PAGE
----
The truth is: I will never be able to do everything well in a single day — or, maybe I will, but those days will be rare and blessed things. Instead, I pledged to focus on the itty bitty improvements each day, the tiny victories that make me feel good about myself as a member of my family. So I took out a little notebook and started jotting down one thing, sometimes two, I am proud of every single day. It takes only a few minutes at the end of the day, and it immediately puts me in a better state of mind, one oriented around progress and accomplishment. A few of mine from the past few days:
+Read a lot of books to mini and micro today. Enjoyed every minute of it.
+ Took mini to Church and she was an actual angel. Came well-prepared with activities (this is still the MVP) and snacks, and I must be doing something right, because she understood that she was supposed to be quiet and actually put her finger to her lips (“shhh”) a few times. I was able to fully listen to and internalize the Gospel today for the first time in what feels like weeks.
+Ran two minutes longer than the previous jog.
+Put both kids down by myself and actually felt like I was owning the process versus the other way around.
+Ate dinner at the table after both babies were asleep like proper adults rather than sitting on the couch in front of the TV.
When I look back across these “small improvements,” they’re nothing big or particularly noteworthy, but they give me the impression of achievement– sort of the same strategy that undergirds my commitment to listing every single little thing I intend to do in a given day, from remembering to do tummy time with the baby to taking Tilly for her midday stroll.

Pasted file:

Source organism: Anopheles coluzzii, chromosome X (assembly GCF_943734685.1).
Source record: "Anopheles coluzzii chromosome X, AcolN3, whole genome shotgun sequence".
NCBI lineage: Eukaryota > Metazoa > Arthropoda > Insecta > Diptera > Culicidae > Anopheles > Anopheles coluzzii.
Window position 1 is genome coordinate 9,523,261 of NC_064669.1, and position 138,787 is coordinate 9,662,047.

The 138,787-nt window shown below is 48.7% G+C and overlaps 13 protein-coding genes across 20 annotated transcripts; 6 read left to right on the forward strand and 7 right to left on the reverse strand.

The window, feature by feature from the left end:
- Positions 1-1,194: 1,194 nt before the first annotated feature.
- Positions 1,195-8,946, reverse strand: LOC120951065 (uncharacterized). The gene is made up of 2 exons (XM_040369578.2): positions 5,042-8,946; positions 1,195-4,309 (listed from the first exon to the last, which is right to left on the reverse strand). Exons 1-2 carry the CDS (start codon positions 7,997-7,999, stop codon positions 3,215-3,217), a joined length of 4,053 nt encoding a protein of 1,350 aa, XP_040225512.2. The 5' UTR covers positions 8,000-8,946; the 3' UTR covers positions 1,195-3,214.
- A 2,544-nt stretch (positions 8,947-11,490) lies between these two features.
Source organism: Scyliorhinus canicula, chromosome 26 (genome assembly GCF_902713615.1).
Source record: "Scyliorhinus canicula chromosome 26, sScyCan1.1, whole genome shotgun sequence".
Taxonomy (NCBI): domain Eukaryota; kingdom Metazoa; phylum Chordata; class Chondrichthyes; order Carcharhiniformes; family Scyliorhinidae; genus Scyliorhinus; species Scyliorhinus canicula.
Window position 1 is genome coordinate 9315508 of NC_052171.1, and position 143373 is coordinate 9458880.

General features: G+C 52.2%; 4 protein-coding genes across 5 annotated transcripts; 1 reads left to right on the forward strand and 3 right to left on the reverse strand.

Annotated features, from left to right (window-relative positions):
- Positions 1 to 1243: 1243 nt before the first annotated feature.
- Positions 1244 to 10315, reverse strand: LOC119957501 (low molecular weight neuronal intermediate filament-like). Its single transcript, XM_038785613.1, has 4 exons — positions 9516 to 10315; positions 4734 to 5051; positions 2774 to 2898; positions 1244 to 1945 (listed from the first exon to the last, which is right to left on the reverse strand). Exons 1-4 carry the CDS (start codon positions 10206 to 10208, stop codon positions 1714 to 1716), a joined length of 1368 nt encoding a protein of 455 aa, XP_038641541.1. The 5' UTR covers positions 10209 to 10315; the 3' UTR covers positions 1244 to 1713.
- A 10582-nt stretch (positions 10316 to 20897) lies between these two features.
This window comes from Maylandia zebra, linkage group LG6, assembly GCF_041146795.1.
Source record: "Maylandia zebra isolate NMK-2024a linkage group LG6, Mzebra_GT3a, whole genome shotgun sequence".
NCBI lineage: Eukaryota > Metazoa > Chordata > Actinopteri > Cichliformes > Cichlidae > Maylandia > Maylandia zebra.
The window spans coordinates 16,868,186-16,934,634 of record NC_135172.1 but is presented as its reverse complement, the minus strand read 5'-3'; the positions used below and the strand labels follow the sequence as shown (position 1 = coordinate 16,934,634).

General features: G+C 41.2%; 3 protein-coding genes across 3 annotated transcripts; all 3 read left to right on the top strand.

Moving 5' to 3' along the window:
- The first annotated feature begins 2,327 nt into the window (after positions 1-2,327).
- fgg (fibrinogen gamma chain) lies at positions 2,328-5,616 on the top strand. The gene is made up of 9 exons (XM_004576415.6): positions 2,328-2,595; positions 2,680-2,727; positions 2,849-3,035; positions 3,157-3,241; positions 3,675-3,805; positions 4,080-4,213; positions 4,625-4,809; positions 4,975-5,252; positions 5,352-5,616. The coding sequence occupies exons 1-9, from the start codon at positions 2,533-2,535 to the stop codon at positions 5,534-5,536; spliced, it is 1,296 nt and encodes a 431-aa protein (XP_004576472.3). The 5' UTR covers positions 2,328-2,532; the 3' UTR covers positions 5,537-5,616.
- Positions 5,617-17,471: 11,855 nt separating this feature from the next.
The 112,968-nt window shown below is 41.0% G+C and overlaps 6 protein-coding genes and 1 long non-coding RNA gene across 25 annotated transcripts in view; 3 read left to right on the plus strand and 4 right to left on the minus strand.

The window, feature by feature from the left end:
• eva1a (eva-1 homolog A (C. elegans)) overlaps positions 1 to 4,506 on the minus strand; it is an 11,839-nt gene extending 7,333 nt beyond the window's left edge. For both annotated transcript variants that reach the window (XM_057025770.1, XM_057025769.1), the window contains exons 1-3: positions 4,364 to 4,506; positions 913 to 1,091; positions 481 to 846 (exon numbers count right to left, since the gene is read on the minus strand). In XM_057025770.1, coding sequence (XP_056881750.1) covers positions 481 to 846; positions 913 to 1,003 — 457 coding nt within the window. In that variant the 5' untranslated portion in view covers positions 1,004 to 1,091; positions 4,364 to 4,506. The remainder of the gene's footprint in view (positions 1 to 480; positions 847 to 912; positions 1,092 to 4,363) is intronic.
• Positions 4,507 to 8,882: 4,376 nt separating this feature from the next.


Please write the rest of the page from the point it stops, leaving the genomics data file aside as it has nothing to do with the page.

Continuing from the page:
But this kind of journaling has done something else, too. Per usual, I write to know what I think. And this practice has made me think, hard, about the things that matter to me as a mother. What makes me feel that I am doing a good job? How do I measure myself as a mom? What does “success” look like? I’d never actually paused to think about this, critically. Looking back across my list, I reckon it has something to do with feeling prepared and mindful and present when it comes to the rearing of my children.
I’m wondering if any of my magpies are up to the challenge of doing the same thing: writing down one small improvement or achievement you’ve made every single day, whether in the realm of career, fitness, marriage, friendship, family, motherhood, health.
I’m confident it will make you feel good about yourself (or better about yourself, if good is too far afield) and think carefully about how you are measuring your own success, important and eye-opening exercises both.
+Can we talk about these shoes for an unconventional bridal lewk?
+I don’t know how, but this dress is only $34.
+Are you reading this month’s book club pick? It’s a good one. A bit academic in part, but worth it for the gems of life wisdom. (I’m also side-car-ing with this lighter mystery/thriller book and I LOVE IT so far.)
+This blouse gives me D&G vibes, is on sale for only $45, and would look so cute with dark-wash denim as we ease into fall.
+Fun and forgiving navy mini dress. (Could work if you are expecting or post-partem!)
+Fun dress — I like the idea of wearing this as an expecting mom to my own baby shower!
+Cute keepsake hanger for a special garment for a child.
+Is it absurd I want this for micro, who will outgrow it in like 2 weeks? (He is growing like a weed and VERY tall.)